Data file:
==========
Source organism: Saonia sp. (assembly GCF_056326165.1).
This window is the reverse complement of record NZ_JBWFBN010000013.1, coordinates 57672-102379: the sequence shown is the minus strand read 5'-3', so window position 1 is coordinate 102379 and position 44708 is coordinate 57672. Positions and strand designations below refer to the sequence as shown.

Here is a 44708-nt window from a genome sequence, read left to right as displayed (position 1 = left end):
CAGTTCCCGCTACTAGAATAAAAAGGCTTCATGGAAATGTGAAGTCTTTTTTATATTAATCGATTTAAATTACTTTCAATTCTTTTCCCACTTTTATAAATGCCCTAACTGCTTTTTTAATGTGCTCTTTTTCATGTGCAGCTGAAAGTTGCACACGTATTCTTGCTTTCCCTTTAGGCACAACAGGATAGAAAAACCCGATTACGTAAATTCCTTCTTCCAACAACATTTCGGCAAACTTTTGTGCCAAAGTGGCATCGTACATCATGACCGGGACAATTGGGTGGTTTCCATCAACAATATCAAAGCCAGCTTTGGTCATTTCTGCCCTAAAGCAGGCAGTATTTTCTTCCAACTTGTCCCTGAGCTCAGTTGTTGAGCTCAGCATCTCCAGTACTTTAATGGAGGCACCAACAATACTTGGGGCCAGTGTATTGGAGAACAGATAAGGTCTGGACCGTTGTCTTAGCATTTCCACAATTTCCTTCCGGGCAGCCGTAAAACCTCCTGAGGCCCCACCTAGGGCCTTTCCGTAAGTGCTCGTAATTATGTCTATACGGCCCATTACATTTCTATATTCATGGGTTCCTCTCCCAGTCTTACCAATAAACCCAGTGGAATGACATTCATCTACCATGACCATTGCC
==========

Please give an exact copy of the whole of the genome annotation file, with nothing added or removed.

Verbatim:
Source organism: Saonia sp. (assembly GCF_056326165.1).
This window is the reverse complement of record NZ_JBWFBN010000013.1, coordinates 57672-102379: the sequence shown is the minus strand read 5'-3', so window position 1 is coordinate 102379 and position 44708 is coordinate 57672. Positions and strand designations below refer to the sequence as shown.

Here is a 44708-nt window from a genome sequence, read left to right as displayed (position 1 = left end):
CAGTTCCCGCTACTAGAATAAAAAGGCTTCATGGAAATGTGAAGTCTTTTTTATATTAATCGATTTAAATTACTTTCAATTCTTTTCCCACTTTTATAAATGCCCTAACTGCTTTTTTAATGTGCTCTTTTTCATGTGCAGCTGAAAGTTGCACACGTATTCTTGCTTTCCCTTTAGGCACAACAGGATAGAAAAACCCGATTACGTAAATTCCTTCTTCCAACAACATTTCGGCAAACTTTTGTGCCAAAGTGGCATCGTACATCATGACCGGGACAATTGGGTGGTTTCCATCAACAATATCAAAGCCAGCTTTGGTCATTTCTGCCCTAAAGCAGGCAGTATTTTCTTCCAACTTGTCCCTGAGCTCAGTTGTTGAGCTCAGCATCTCCAGTACTTTAATGGAGGCACCAACAATACTTGGGGCCAGTGTATTGGAGAACAGATAAGGTCTGGACCGTTGTCTTAGCATTTCCACAATTTCCTTCCGGGCAGCCGTAAAACCTCCTGAGGCCCCACCTAGGGCCTTTCCGTAAGTGCTCGTAATTATGTCTATACGGCCCATTACATTTCTATATTCATGGGTTCCTCTCCCAGTCTTACCAATAAACCCAGTGGAATGACATTCATCTACCATGACCATTGCC